1. Limited time only! Sign up for a free 30min personal tutor trial with Chegg Tutors
    Dismiss Notice
Dismiss Notice
Join Physics Forums Today!
The friendliest, high quality science and math community on the planet! Everyone who loves science is here!

Homework Help: Pulley problem involves Friction static and Kinetic problem

  1. Oct 3, 2009 #1
    1. The problem statement, all variables and given/known data

    M1 has a mass of 6.51 kg. It is on a horizontal surface, connected by a light string to a hook. Mass M2 can be increased smoothly by adding masses little at a time. The pulley has a negligible mass and no friction.

    When M2 is 3.12 kg it begins to accelerate downwards at a rate of 1.52 m/s2. Calculate mu static -mu kinetic for M1 on the surface.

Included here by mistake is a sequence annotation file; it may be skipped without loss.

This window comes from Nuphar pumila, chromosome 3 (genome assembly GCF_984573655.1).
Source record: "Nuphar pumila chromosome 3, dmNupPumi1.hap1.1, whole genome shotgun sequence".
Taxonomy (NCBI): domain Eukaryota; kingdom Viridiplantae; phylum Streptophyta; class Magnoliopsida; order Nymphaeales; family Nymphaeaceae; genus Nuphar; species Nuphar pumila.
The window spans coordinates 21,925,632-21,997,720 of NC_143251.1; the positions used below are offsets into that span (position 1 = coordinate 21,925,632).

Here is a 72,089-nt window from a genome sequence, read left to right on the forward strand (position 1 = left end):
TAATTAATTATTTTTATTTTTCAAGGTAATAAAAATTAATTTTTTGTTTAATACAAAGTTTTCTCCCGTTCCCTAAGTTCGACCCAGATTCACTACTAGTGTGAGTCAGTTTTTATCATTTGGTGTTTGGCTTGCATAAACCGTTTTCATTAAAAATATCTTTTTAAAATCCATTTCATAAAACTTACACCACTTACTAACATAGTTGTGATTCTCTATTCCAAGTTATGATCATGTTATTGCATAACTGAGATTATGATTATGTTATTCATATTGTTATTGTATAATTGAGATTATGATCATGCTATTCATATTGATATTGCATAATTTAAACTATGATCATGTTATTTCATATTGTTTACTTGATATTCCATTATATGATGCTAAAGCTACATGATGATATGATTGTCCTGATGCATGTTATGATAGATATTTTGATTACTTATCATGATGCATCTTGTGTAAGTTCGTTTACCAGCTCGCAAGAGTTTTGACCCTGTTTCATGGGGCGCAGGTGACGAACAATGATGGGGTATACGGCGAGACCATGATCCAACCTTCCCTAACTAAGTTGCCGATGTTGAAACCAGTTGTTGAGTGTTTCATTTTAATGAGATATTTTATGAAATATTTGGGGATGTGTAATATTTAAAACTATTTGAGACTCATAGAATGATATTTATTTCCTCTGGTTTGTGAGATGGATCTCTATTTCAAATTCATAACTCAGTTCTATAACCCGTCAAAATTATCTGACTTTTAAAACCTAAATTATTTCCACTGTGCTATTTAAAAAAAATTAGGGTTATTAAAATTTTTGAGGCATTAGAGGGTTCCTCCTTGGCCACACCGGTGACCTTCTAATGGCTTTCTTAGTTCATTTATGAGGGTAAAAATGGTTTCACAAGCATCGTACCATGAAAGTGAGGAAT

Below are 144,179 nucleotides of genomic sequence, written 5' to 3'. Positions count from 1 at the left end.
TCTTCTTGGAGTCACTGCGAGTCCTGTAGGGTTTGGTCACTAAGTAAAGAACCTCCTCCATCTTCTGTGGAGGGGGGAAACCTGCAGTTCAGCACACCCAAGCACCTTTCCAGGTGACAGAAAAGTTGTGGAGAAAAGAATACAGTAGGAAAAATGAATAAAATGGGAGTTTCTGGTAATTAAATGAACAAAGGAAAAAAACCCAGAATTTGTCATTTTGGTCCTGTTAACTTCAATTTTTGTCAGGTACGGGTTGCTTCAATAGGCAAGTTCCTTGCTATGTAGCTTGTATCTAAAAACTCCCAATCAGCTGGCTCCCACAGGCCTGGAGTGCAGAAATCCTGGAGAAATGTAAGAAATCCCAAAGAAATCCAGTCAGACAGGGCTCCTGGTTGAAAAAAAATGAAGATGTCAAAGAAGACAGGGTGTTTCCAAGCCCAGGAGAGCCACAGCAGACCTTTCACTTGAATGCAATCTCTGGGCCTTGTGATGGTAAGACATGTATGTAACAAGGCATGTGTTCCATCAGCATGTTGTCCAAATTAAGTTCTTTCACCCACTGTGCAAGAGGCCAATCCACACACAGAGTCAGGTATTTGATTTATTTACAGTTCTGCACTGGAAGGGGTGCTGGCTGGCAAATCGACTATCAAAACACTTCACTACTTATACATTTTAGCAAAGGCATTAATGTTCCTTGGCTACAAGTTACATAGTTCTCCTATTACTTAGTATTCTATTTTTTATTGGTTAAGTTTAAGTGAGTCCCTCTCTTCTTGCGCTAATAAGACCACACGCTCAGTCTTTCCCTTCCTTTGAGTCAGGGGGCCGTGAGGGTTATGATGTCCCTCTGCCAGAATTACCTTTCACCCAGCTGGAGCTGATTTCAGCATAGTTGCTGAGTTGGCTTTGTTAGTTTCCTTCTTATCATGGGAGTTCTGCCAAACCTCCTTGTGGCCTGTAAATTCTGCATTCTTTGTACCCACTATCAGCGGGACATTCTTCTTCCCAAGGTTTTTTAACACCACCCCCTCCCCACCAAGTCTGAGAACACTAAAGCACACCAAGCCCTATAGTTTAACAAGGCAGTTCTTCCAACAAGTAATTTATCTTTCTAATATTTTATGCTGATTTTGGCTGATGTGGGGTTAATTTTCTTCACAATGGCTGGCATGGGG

I was also given this hint, First calculate ms (from knowing the force it takes to begin moving) and then mk (from the given acceleration) and subtract

    2. Relevant equations

    F= Ma

    Fnety = T-Mg


    Fnetx= T-Fstatic

    Fs= Mus*Fn

    Fk= Muk* FN

    3. The attempt at a solution

    Fnety = T-Mg
    -4.74N= T-30.576N
    T= 25.83


    Fnetx= T-Fkinetic
    9.89N= 25.83-15.934
    Fk= Muk*Fn
    15.9348/63.798= 25.83

    Muk= .24976


    Fs= Mus* FN

    25.836= Mus * FN


    Mus-Muk= .155

    Attached Files:

  2. jcsd
  3. Oct 3, 2009 #2


    User Avatar
    Homework Helper

    There is something odd about this solution and I can't quite pin it down. I think you are supposed to write F = ma for each mass as your starting point. This would give you 2 equations:
    [1] T - u*m1*g = m1*a and [2] m2*g - T = m2*a
    where T is the tension in the string between the two masses.
    When a = 0, you get T = u*m1*g from [1] and when you put it into [2] you have m2*g = u*m1*g which gives u = m2/m1 = 0.479 for the static coefficient.
Share this great discussion with others via Reddit, Google+, Twitter, or Facebook